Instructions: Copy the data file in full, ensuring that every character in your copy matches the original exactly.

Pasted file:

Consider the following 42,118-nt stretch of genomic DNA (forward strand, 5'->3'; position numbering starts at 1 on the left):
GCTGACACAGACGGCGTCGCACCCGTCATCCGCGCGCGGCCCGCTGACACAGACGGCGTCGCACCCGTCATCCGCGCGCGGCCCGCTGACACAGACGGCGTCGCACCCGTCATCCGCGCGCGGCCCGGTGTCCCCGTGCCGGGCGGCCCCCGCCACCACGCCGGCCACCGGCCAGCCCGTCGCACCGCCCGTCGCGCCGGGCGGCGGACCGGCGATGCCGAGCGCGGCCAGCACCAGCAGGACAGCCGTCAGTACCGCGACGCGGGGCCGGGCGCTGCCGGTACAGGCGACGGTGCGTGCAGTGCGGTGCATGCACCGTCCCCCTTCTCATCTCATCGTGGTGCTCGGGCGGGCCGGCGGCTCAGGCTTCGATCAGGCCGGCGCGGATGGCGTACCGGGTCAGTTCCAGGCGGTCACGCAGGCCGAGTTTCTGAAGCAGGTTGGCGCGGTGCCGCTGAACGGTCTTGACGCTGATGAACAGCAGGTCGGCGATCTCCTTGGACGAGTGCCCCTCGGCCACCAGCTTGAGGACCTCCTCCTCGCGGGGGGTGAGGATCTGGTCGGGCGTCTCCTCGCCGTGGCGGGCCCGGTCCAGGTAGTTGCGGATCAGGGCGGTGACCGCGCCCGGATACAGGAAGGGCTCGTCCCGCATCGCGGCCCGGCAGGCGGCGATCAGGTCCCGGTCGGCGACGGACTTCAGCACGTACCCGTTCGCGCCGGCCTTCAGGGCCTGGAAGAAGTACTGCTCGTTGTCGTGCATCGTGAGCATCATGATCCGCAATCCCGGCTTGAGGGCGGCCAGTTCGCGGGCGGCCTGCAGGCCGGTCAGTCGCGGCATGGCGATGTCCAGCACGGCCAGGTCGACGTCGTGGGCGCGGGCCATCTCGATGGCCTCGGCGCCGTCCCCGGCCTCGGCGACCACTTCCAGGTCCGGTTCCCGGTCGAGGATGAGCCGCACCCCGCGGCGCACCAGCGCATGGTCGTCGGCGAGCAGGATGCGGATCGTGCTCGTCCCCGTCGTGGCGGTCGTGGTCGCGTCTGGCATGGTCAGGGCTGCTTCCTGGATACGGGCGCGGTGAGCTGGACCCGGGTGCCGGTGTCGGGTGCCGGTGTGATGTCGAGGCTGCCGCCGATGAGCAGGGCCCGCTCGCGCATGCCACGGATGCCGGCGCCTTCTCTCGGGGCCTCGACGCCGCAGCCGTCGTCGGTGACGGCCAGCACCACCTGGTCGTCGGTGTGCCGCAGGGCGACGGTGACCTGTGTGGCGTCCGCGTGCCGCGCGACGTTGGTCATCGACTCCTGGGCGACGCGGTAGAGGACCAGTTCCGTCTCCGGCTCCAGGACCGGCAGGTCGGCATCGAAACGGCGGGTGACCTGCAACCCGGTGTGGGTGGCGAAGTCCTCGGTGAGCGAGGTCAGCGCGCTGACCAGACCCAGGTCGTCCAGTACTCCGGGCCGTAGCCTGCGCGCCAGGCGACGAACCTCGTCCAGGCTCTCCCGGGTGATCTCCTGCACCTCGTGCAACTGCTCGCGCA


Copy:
Consider the following 42,118-nt stretch of genomic DNA (forward strand, 5'->3'; position numbering starts at 1 on the left):
GCTGACACAGACGGCGTCGCACCCGTCATCCGCGCGCGGCCCGCTGACACAGACGGCGTCGCACCCGTCATCCGCGCGCGGCCCGCTGACACAGACGGCGTCGCACCCGTCATCCGCGCGCGGCCCGGTGTCCCCGTGCCGGGCGGCCCCCGCCACCACGCCGGCCACCGGCCAGCCCGTCGCACCGCCCGTCGCGCCGGGCGGCGGACCGGCGATGCCGAGCGCGGCCAGCACCAGCAGGACAGCCGTCAGTACCGCGACGCGGGGCCGGGCGCTGCCGGTACAGGCGACGGTGCGTGCAGTGCGGTGCATGCACCGTCCCCCTTCTCATCTCATCGTGGTGCTCGGGCGGGCCGGCGGCTCAGGCTTCGATCAGGCCGGCGCGGATGGCGTACCGGGTCAGTTCCAGGCGGTCACGCAGGCCGAGTTTCTGAAGCAGGTTGGCGCGGTGCCGCTGAACGGTCTTGACGCTGATGAACAGCAGGTCGGCGATCTCCTTGGACGAGTGCCCCTCGGCCACCAGCTTGAGGACCTCCTCCTCGCGGGGGGTGAGGATCTGGTCGGGCGTCTCCTCGCCGTGGCGGGCCCGGTCCAGGTAGTTGCGGATCAGGGCGGTGACCGCGCCCGGATACAGGAAGGGCTCGTCCCGCATCGCGGCCCGGCAGGCGGCGATCAGGTCCCGGTCGGCGACGGACTTCAGCACGTACCCGTTCGCGCCGGCCTTCAGGGCCTGGAAGAAGTACTGCTCGTTGTCGTGCATCGTGAGCATCATGATCCGCAATCCCGGCTTGAGGGCGGCCAGTTCGCGGGCGGCCTGCAGGCCGGTCAGTCGCGGCATGGCGATGTCCAGCACGGCCAGGTCGACGTCGTGGGCGCGGGCCATCTCGATGGCCTCGGCGCCGTCCCCGGCCTCGGCGACCACTTCCAGGTCCGGTTCCCGGTCGAGGATGAGCCGCACCCCGCGGCGCACCAGCGCATGGTCGTCGGCGAGCAGGATGCGGATCGTGCTCGTCCCCGTCGTGGCGGTCGTGGTCGCGTCTGGCATGGTCAGGGCTGCTTCCTGGATACGGGCGCGGTGAGCTGGACCCGGGTGCCGGTGTCGGGTGCCGGTGTGATGTCGAGGCTGCCGCCGATGAGCAGGGCCCGCTCGCGCATGCCACGGATGCCGGCGCCTTCTCTCGGGGCCTCGACGCCGCAGCCGTCGTCGGTGACGGCCAGCACCACCTGGTCGTCGGTGTGCCGCAGGGCGACGGTGACCTGTGTGGCGTCCGCGTGCCGCGCGACGTTGGTCATCGACTCCTGGGCGACGCGGTAGAGGACCAGTTCCGTCTCCGGCTCCAGGACCGGCAGGTCGGCATCGAAACGGCGGGTGACCTGCAACCCGGTGTGGGTGGCGAAGTCCTCGGTGAGCGAGGTCAGCGCGCTGACCAGACCCAGGTCGTCCAGTACTCCGGGCCGTAGCCTGCGCGCCAGGCGACGAACCTCGTCCAGGCTCTCCCGGGTGATCTCCTGCACCTCGTGCAACTGCTCGCGCA